Fossils in James Bay
By John Heddle
Fossils in James Bay, you say? Yes, and not plump grey-haired two-legged survivors with walkers, either. No, there are 18,000 new actual fossils at the Royal BC Museum which have been donated recently by the McAbee Fossil Beds Heritage Site. These were collected by John Leahy and David Langevin near Cache Lake and are about 50 million years old. They are important for their remarkable detail which shows legs, scales, and leaves beautifully, as you can see in the photographs provided by the Royal BC Museum. Some of the one thousand specimens that the museum had before this donation were collected by famous figures such as Lady Amelia Douglas, wife of the first governor of British Columbia.
BC is rich in fossils. There are dinosaurs in Tumbler Ridge. It was there that the most complete fossil of the Tyrannosaurus rex, found so far, was discovered. Typically, dinosaur skeletons are composites constructed from bones found in a heap of many skeletons and, possibly, many different places, so it was a special discovery.
Even more important than the McAbee beds and Tumbler Ridge is the Burgess Shale in Yoho National Park. The Burgess Shale, a UNESCO world heritage site, is famous for the incredible detail that can be seen in the fossils, as in the McAbee site which you can see in these photographs (all taken the Royal BC Museum’s Flickr account, with permission). And in the case of the Burgess fossils, for the astonishing variety of soft-bodied animals from 500 million years ago, many of them unlike any living species. Biologists were astonished at this demonstration of such advanced life forms when almost no older ones of any complexity have been found. Such ancient organisms were largely soft and very rarely preserved. More traditional fossils of bones and shell are also found here in Victoria, on Haida Gwaii, the Gulf Islands, and Nanaimo.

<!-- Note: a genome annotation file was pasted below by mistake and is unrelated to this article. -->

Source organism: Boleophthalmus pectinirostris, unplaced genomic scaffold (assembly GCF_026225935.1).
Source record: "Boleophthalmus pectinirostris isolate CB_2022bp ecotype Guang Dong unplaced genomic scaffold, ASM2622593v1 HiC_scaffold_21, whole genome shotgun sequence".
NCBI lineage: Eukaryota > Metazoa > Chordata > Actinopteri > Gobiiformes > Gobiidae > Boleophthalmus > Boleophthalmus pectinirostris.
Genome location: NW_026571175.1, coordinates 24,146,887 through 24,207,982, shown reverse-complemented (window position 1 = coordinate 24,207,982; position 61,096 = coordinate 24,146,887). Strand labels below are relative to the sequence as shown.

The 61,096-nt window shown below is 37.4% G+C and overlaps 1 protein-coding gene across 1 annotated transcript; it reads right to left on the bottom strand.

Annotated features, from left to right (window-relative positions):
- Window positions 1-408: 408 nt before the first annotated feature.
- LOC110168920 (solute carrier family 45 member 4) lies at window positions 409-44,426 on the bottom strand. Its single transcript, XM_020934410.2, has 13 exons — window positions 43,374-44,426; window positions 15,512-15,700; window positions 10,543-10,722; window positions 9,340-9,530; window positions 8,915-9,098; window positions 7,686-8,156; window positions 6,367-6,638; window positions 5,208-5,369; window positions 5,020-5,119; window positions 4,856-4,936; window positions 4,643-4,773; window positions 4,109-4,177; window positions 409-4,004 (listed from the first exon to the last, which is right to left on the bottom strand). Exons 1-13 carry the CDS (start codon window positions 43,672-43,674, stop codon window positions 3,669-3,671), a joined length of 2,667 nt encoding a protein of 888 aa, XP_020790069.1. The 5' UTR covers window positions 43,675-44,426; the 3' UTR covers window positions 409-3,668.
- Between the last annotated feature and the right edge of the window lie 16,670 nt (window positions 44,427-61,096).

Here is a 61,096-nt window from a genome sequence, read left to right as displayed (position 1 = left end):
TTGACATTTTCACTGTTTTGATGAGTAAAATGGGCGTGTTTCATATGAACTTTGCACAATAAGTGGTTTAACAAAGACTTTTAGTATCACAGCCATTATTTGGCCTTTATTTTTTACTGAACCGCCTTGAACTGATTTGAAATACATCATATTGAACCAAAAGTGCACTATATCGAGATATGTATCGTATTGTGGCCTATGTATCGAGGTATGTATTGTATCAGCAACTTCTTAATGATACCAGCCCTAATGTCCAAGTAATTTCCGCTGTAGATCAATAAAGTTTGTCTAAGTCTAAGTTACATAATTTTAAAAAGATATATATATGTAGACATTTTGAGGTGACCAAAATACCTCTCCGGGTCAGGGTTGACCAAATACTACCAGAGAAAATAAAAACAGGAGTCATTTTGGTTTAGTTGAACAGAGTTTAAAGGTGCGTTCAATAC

Both the newly acquired McAbee fossils and those of the Burgess Shale owe their preservation to very unusual conditions when they were buried. They were preserved in the bottom sediments of lake in which there was no oxygen at the bottom. This prevented their destruction by oxidation, decay, and consumption by other organisms and thus permitted the preservation of imprints of soft and fragile structures. Such fossils are not the actual remains of the organisms, but very exact replicas produced when minerals were deposited in them.
It is unknown when the new fossils will be on display here in James Bay at the Royal BC Museum. But the Peace Region Palaeontology Research Centre in Tumbler Ridge reopened recently as more financing was secured. About 200 Km NW from Tumbler Ridge, near Williston Lake, the “dinosaur highway” is open to the public. Found in 2000, it has thousands of footprints of both of herbivorous (plant-eating) and carnivorous dinosaurs.